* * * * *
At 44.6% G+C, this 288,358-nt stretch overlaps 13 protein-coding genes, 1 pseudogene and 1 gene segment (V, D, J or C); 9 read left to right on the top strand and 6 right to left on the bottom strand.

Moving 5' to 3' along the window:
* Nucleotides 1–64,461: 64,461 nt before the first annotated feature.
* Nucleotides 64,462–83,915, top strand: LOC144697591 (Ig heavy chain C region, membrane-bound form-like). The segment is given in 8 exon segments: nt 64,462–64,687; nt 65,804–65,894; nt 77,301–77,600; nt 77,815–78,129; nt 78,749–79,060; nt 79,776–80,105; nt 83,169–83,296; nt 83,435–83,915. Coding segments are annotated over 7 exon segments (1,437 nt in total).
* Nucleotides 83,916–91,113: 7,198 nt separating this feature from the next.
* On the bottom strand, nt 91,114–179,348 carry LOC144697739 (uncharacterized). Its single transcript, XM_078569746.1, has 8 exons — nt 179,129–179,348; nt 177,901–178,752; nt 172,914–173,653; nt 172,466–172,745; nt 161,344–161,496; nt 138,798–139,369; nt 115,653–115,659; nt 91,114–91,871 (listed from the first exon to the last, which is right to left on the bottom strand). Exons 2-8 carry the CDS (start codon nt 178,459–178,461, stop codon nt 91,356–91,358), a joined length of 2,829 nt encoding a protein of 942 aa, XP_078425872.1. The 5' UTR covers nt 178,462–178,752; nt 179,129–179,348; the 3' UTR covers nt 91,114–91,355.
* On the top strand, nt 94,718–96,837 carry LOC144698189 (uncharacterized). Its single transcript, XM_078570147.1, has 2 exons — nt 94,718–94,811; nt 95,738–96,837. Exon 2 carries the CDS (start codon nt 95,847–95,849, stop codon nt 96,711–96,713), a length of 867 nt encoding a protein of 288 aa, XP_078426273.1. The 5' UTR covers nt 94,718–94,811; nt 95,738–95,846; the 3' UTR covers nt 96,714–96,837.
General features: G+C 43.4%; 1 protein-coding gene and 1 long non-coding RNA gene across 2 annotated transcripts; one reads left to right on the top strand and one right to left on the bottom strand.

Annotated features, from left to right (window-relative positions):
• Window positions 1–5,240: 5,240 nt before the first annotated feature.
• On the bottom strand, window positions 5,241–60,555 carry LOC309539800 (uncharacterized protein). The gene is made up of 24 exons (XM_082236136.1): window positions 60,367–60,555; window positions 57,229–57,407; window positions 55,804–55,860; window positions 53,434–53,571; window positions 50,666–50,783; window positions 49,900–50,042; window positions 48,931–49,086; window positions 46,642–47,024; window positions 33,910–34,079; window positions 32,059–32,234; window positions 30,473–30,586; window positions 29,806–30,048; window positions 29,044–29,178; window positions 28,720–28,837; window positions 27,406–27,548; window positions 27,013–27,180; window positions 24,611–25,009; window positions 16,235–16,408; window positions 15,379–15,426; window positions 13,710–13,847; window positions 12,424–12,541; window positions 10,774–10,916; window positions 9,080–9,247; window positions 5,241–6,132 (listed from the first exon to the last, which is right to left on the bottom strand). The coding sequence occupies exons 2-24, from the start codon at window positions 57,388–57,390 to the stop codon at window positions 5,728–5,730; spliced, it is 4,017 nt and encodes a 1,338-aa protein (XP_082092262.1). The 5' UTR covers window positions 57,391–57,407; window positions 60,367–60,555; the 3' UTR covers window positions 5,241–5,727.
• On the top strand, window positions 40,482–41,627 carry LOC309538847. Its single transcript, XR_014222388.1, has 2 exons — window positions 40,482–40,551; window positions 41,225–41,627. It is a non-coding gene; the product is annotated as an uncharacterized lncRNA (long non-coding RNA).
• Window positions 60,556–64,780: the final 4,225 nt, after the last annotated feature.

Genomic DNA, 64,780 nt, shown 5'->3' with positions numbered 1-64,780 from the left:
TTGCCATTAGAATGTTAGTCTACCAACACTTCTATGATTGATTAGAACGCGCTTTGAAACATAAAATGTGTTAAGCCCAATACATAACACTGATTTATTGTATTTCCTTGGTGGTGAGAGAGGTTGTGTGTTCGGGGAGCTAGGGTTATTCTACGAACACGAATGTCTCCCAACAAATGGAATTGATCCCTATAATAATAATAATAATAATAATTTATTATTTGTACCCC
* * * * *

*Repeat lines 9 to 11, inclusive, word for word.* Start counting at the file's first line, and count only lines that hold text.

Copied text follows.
Annotated features, from left to right (window-relative positions):
• Window positions 1–5,240: 5,240 nt before the first annotated feature.
• On the bottom strand, window positions 5,241–60,555 carry LOC309539800 (uncharacterized protein). The gene is made up of 24 exons (XM_082236136.1): window positions 60,367–60,555; window positions 57,229–57,407; window positions 55,804–55,860; window positions 53,434–53,571; window positions 50,666–50,783; window positions 49,900–50,042; window positions 48,931–49,086; window positions 46,642–47,024; window positions 33,910–34,079; window positions 32,059–32,234; window positions 30,473–30,586; window positions 29,806–30,048; window positions 29,044–29,178; window positions 28,720–28,837; window positions 27,406–27,548; window positions 27,013–27,180; window positions 24,611–25,009; window positions 16,235–16,408; window positions 15,379–15,426; window positions 13,710–13,847; window positions 12,424–12,541; window positions 10,774–10,916; window positions 9,080–9,247; window positions 5,241–6,132 (listed from the first exon to the last, which is right to left on the bottom strand). The coding sequence occupies exons 2-24, from the start codon at window positions 57,388–57,390 to the stop codon at window positions 5,728–5,730; spliced, it is 4,017 nt and encodes a 1,338-aa protein (XP_082092262.1). The 5' UTR covers window positions 57,391–57,407; window positions 60,367–60,555; the 3' UTR covers window positions 5,241–5,727.